Racing. The space around you when you have the whole lane to yourself, no other kids in front or behind you like in the crowded practice sessions. The space you create in the quiet, bright process of pushing your body’s limits.
I was about 9 in that picture. I was squinting at the clock to see my race time. In that exact moment, which I can still remember vividly, I was in transition between the fluid, moving space of the race itself and the walled space that time and numbers create. Was it a personal record? How much faster can I go next time? What are the other kids’ times?
I was a Loveland (Colorado) Lightning Bolt, hence the marker-red, temporary tattoo on my arm. Racing was such a pure form of fun. I loved it. I still do.
10 years go by, pushing the body every day. You get strong. You get injured. You ice the sore shoulders. You keep going. You get run down. It’s still about that perfect moment in every race when it’s quiet, and you’re winning, and you love the movement which is all you are. But more and more, it has been about numbered time in all its facets: age, place, level, qualification. It’s also about past and future, and less about the present.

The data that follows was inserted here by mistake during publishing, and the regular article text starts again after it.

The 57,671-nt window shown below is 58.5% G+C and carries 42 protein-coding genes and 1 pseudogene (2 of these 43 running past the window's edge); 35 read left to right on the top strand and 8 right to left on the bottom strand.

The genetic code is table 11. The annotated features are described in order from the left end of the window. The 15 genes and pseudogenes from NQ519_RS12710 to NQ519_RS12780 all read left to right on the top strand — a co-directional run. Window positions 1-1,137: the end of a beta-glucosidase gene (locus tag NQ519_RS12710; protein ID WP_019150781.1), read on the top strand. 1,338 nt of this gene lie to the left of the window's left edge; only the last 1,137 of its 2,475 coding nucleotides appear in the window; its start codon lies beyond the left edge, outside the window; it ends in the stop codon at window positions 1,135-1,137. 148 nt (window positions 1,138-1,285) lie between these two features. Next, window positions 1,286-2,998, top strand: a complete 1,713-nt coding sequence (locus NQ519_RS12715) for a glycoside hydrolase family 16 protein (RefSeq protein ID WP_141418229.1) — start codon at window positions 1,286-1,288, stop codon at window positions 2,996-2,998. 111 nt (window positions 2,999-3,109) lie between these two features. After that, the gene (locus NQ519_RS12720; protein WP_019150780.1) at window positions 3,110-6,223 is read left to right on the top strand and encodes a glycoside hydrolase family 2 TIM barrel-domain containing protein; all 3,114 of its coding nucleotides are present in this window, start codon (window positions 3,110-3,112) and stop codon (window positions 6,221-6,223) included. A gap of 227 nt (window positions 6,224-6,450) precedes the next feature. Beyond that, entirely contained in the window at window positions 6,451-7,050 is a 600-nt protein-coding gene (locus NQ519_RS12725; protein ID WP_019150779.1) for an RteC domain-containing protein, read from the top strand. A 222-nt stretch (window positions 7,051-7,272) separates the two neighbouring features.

I was a privileged kid. I was a student-athlete at a great college. I am still, by most measures, privileged. But something happened after those final swim races when I was 19, 20, 21, 22. Ice packs wouldn’t fix it. I burned out on the things I had loved. That space, which was the best gift I had, closed in. I would spend the next 10 years in a very self-limited zone. I didn’t use my body. I wasn’t really growing. The emotions I had built up for use in the pool no longer had an outlet, so they ruled my life like ivy swallowing a building.
The more I focused on time, the more of it I lost. At about age 33 or 34, I finally started to see a lane that could work for me. I started moving again.
Today, I’ve rediscovered a love of racing and especially of space. I have the opportunity today to build more of it, and not only for myself this time.
My co-founder and I, we’re building it for others.
It’s a good lane to be in.